Friday, September 01, 2006

My ‘More Than’ God



The next stop on my prospecting journey deals with God. As a child, I had the “old man in the sky” image that many people have when they are asked to describe God. My God was a being “out there” who had created the universe. You would praise and pray to God, hoping your prayer would be heard and responded to. Yes, my God was an interventionalist God - well, when God decided to intervene. And when God “decided not to intervene”, we could rationalize this with a variety of reasons like: God is doing this for our growth, or there is a longer term benefit we don’t understand yet.

Why did I think about God this way? Well, first, that is what was “taught” in church. Secondly, since I saw the Bible as literal truth, the many Bible stories that would lead one to this model of God were clearly implanted in mind. Thirdly, I was pretty fortunate in life and was able to attribute at least some of that to the intervening of God to help out along the way. And finally, I didn’t spend much time thinking about or considering this topic.

As I have thought about God over the last few months, it has been surprising to me how difficult it is to describe God. This shouldn’t have been a surprise, I guess, since scholars throughout time have struggled with this very topic. So this blog entry may not do justice to a description of God, but for now, this is where I am at in describing my fundamental beliefs about God…

(1) God is ‘more than’ language can describe…but within that constraint, I like “isness without limits” as a description of God

  • Although this may seem like a bit of a cop out, I thought I should start with this belief. I think God is ‘more than’ humans can conceive of and describe. So human words and language can’t adequately describe God (having said that…I’ll still do what I can in this blog entry).
  • Paul Tillich, one of the most important Protestant theologians of the twentieth century, tries to describe “God” and uses phrases such as: “what is”, “ultimate reality”, “the ground of being”, “Being itself”, “isness”. I particularly like “isness”, but I would suggest God is more than just “isness”…I’ll get to that a little later.
  • Thomas Keating referred to God as “isness without limits” which I personally like as a description. (1)
  • In Exodus 3, the story speaks of a conversation between God and Moses and God describes himself as “I am who I am”...an interesting description for the author to use.

(2) God is ‘more than’ can be proven with evidence…but even without irrefutable evidence, I believe that God is real

  • Is God real? That’s the question asked throughout the ages. I can only say that my fundamental belief is that God is real. Having said that, I recognize that there is no single proof or piece of evidence that can be referenced to back up that belief beyond the shadow of a doubt. So for me, it’s just that…my belief.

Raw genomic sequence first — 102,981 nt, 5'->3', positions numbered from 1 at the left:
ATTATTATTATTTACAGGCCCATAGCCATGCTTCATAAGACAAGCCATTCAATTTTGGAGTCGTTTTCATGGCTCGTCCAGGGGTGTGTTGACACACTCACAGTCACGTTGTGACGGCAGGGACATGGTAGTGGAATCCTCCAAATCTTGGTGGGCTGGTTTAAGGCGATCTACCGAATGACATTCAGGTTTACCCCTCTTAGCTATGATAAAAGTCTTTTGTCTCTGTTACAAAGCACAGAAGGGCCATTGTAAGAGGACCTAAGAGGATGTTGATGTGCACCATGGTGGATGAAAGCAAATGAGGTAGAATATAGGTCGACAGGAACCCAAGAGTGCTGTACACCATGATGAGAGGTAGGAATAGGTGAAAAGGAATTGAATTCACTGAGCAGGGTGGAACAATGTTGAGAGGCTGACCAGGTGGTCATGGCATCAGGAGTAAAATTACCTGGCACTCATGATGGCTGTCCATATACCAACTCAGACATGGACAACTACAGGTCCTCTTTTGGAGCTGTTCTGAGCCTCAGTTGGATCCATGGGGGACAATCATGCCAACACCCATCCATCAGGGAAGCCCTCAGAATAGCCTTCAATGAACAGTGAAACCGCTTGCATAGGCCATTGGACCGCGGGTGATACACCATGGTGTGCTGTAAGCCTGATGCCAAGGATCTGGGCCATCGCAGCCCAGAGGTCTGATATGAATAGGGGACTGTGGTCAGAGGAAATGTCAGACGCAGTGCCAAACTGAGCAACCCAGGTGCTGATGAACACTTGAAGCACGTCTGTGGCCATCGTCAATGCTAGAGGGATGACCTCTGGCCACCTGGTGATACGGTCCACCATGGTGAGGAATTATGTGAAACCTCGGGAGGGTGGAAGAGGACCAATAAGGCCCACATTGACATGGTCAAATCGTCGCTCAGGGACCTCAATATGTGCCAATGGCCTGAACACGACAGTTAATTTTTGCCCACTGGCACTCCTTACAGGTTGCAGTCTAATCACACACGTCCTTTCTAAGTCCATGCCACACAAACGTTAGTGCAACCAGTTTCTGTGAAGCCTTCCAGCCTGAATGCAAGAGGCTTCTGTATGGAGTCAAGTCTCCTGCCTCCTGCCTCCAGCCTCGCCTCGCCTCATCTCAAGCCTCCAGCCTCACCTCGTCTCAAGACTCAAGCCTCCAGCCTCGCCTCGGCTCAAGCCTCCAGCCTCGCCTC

• So what has led me to that conclusion? Well, I’m sure that my Christian upbringing still has a huge impact on this. That is, I have always believed in a God. And there is no proof that there isn’t a God. And there are enough other factors that make we think that a belief in God is as rational and believable as a belief that there is no God. What factors you might ask? Well, the concept of “God” has been with humanity throughout history and throughout the religions around the world – this makes me think that these experiences point to something being there. Creation itself is so mind-blowing to me that I find it incomprehensible that there is nothing better to explain all of its mysteries and wonders than just matter and space. There seem to be a variety of “ecstatic” (i.e. out of oneself, or outside of one’s ordinary state of consciousness (2)) religious experiences (e.g. visions, shamanic experiences, mystical experiences, near-death experiences, and sometimes just a deep awareness of God’s presence) that seem to point to another layer of reality that leads me to believe there is a God. And it is clear that humanity continues to learn – that is, our scientific worldview is incomplete…we don’t know everything and can’t prove everything that explains all of life’s experience. Even “science” is finding out or understanding more all the time that there seems to point to the fact that there is more than just time and space to existence as we know it. So, in my opinion, we shouldn’t discount the concept of God merely due to a lack of scientific proof…this is too arrogant for my thinking.
(3) God is ‘more than’ just “right here”…God is an encompassing Spirit within which everything is, but God is also more than everything
  • There is a concept known as panentheism (Greek words: πάν ( 'pan' ) =all, en=in and Theos=God; "all-in-God") which views God as both immanent and transcendent.
  • As opposed to the “old man in the sky” concept of God, panentheism suggests that God is the encompassing Spirit in whom everything is…sort of like Tillich’s “ground of all being” and “isness”. This concept has been seen and talked about regularly in Christian circles (although not often referred to by this name). In Acts, God is referred to as the one in whom “we live, move and have our being” (Acts 17:28). Psalms 139 says “Where can I go from your Spirit? Or where can I flee from your presence?” So with this thinking, God is right here (not some distant supernatural being who just sits in heaven from afar and looks down on us).